Jun 8 President Obama, at the close of the G7 summit in Germany asks regarding President Putin, "Does he continue to wreck his country's economy and continue Russia's isolation in pursuit of a wrong-headed desire to recreate the glories of the Soviet empire? Or does he recognise that Russia's greatness does not depend on violating the territorial integrity and sovereignty of other countries?" Putin was not in attendance, Russia having been excluded from what had been G8 conferences. Obama spoke of the possibility of "additional steps" could be taken to punish Russia. Also today, Reuters headlines, "With eye on US election, Republicans assail Russia's Putin." It continues: "The Russian president has emerged as a symbol for what they view as President Barack Obama's weak foreign policy, and an easy route for criticizing his former secretary of state, Hillary Clinton, the Democrats' likely choice for the November 2016 election."
Jun 12 The Saudi writer and activist and the creator of the website Free Saudi Liberals, didn't receive his fifty lashes today – a part of his sentence of 10 years in prison and 1000 lashes for having insulted Islam. His sentence was upheld on Jun 7. His first 50 lashes were delivered outside a mosque in Jeddah on 9 January. Subsequent lashings have been postponed on medical grounds. Mr Badawi's wife, who has fled Saudi Arabia and lives in Canada with the couple's three children. is begging the Saudi monarchy that it give amnesty for her husband.
Jun 13 In late May, ten tourists, Canadian and European, at the top of Malaysia's Mount Kinabalu celebrated their climb by posing for a photograph. They were stripped to a minimum of clothing. An earthquake centered in Borneo on 6 June killed sixteen people on a mountain there. Sixteen people died. The quake was felt in Malaysia, A Malaysian official associated the quake with the nudity of the climbers on Mount Kibabalu. Local people in Malaysia believe Mount Kinabalu is the final resting place of their ancestors. They view the mountain as sacred and the claim has been made that the quake they felt was the anger of offended a Mount Kibabalu spirit or spirits. (Islam is monotheistic and so the a mountain spirit is not called a god as some did in ancient times.) Four of the climbers were arrested. Today, the four are reported as having been fined and released.
Jun 13 This last May was the warmest in more than 130 years of global recorded weather history, according to the National Oceanic and Atmospheric Administration. These were temperatures on land and the oceans, the latter 1.06 degrees fahrenheit above the 20th century average.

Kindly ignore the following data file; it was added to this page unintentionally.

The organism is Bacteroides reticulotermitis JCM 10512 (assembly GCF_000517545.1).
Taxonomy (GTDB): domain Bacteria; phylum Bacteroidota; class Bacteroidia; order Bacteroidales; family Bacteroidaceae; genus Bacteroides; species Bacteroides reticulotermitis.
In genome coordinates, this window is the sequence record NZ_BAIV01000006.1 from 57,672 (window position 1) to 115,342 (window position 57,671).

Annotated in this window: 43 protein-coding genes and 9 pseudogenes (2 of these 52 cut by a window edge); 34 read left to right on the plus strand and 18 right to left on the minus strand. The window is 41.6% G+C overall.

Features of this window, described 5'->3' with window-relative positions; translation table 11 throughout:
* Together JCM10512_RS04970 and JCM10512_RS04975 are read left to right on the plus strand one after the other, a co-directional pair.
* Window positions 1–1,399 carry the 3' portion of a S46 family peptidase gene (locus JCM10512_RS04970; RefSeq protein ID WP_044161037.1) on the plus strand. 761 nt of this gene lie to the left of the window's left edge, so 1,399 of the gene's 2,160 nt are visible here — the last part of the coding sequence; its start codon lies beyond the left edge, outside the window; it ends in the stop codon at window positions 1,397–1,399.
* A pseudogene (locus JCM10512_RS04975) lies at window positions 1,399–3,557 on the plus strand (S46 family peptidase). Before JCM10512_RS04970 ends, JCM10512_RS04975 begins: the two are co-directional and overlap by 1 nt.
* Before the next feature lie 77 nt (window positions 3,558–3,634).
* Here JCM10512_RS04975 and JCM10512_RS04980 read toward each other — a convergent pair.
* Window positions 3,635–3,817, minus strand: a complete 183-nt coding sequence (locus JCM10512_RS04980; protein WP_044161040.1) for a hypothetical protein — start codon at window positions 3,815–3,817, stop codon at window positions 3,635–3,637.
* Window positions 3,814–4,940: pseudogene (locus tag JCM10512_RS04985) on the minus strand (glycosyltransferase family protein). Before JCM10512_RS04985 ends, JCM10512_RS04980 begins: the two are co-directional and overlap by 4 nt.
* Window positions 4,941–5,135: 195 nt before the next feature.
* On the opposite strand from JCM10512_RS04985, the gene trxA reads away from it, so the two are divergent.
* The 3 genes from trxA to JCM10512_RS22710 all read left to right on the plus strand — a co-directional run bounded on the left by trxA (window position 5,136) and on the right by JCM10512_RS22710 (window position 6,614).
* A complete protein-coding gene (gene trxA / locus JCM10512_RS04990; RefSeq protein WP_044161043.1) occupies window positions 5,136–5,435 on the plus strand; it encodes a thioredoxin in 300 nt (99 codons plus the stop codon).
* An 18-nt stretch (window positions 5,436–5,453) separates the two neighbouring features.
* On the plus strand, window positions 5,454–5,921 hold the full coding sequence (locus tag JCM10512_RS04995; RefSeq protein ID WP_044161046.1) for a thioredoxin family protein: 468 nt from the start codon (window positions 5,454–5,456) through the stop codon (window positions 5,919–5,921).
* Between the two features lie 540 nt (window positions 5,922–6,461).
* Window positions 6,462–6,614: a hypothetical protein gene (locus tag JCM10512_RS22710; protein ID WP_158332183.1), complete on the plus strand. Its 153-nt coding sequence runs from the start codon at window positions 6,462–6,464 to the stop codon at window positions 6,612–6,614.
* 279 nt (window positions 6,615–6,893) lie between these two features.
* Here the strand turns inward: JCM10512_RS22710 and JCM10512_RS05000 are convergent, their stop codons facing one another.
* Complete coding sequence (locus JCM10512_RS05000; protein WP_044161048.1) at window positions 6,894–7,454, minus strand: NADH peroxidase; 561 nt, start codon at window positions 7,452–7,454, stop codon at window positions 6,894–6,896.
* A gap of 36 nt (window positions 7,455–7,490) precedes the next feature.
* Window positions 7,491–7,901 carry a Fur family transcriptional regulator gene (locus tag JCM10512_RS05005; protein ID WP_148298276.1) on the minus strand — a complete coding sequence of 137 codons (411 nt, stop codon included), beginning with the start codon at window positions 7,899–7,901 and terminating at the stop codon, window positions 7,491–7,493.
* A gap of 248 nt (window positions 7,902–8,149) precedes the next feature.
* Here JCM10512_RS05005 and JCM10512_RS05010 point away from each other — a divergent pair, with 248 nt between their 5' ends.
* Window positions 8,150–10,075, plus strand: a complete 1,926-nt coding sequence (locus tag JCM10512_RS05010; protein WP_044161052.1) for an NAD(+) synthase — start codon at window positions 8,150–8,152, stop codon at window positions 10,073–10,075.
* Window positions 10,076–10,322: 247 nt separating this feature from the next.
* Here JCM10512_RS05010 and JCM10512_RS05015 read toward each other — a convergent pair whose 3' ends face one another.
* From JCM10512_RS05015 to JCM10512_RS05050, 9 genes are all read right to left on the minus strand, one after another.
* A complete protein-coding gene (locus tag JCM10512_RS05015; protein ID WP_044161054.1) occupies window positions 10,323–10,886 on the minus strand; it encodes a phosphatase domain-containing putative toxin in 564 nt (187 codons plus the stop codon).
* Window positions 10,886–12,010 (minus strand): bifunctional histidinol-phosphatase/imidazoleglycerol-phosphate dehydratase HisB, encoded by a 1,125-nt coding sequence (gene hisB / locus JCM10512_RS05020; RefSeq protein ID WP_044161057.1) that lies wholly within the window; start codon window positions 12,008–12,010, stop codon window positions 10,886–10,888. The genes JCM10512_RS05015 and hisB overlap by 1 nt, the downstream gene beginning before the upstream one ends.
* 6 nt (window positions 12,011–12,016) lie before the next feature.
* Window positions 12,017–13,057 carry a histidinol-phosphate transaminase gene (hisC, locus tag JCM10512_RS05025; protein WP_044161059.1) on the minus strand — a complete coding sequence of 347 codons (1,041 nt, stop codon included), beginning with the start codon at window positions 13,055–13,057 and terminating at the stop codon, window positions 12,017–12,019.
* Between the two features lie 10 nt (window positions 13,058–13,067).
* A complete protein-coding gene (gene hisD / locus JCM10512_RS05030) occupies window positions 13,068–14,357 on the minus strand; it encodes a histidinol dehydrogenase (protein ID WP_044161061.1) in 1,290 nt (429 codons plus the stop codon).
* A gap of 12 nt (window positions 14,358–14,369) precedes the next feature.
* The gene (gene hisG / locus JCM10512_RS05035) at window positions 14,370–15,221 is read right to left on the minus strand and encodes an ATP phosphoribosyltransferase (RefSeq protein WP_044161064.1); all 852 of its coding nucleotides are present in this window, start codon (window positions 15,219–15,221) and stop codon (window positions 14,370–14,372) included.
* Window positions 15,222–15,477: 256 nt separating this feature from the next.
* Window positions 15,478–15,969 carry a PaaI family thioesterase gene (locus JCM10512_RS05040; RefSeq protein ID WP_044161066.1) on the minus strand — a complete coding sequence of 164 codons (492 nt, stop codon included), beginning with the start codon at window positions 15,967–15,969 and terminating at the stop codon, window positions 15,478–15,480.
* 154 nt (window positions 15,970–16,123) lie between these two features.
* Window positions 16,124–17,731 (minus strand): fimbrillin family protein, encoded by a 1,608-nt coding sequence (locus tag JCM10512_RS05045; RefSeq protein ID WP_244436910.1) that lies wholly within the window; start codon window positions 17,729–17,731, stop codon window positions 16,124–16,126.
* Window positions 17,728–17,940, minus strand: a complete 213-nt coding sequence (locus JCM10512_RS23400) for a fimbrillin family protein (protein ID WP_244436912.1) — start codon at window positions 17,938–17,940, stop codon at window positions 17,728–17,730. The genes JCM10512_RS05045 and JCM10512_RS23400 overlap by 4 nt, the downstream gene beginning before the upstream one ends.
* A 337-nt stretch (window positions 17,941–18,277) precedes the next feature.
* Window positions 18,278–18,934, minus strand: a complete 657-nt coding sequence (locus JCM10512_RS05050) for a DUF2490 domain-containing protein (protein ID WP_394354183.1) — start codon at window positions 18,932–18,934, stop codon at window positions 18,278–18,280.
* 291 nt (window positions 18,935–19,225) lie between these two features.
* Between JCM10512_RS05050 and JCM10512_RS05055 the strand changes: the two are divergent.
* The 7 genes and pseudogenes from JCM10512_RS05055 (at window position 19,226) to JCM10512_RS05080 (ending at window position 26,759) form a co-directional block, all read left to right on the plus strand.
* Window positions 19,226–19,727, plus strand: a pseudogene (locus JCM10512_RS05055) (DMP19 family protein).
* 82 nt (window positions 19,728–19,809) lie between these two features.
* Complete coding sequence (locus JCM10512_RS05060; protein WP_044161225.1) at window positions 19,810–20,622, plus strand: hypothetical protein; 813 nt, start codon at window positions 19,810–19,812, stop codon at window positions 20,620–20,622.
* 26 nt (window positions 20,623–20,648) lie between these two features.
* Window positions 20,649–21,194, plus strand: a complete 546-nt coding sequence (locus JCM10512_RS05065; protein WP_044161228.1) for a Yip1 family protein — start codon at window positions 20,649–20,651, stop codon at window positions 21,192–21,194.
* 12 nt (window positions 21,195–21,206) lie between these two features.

Jun 15 Richard Haass, president of the of the Council on Foreign Relation, and Fareed Zakaria agree that lessons from Iraq and Afghanistan indicate that military stuff doesn't fix things if the politics isn't fixed. Haass says that doing a little something new here or there isn't going to do it against the Islamic State. Haass says we are "going to be overwhelmed by the pace and the dynamic of events beyond our control." He adds, "So not only do I not think the course we're on will succeed in Iraq, I think the Middle East is probably going to get worse before It gets even worse." Some who support President Obama's strategy are not so pessimistic. They support what Haass denounces as incrementalism. There are those believe in muddling through rather than being utopian, and there are those who find comfort in the realization that the Islamic State's strategy, like al-Qaeda's before it, is fundamentally flawed.
Jun 16 Wealthy communities in heavily Republican districts between Los Angeles and San Diego face a crackdown on water usage. "Under the new rules," writes the Washington Post, "each household will be assigned an essential allotment for basic indoor needs. Any additional usage — sprinklers, fountains, swimming pools — must be slashed by nearly half for the district to meet state-mandated targets." "I call it the war on suburbia," said Brett Barbre, of Yorba Linda. He compares his water hose with Charlton Heston's famous quote about guns: "They'll have to pry it from my cold, dead hands." He complains that California is becoming a place of "one group telling everybody else how they think everybody should live their lives." Someone else complains that people should not be forced to live on property with brown lawns or golf on brown courses. A water supervisor complains that "whenever one of our trucks go in [to a gated community] the gardeners all seem to call each other — text-message each other — to let them know that we've arrived. So then all of a sudden we see water kind of draining off the property but no sprinklers on." Over 7000 comments follow the Washington Post article. Someone from Arizona writes: "Let us know when the last Californian has died of thirst so that we can have the appropriate celebration."
Copyright © 2015 by Frank E. Smitha. All rights reserved.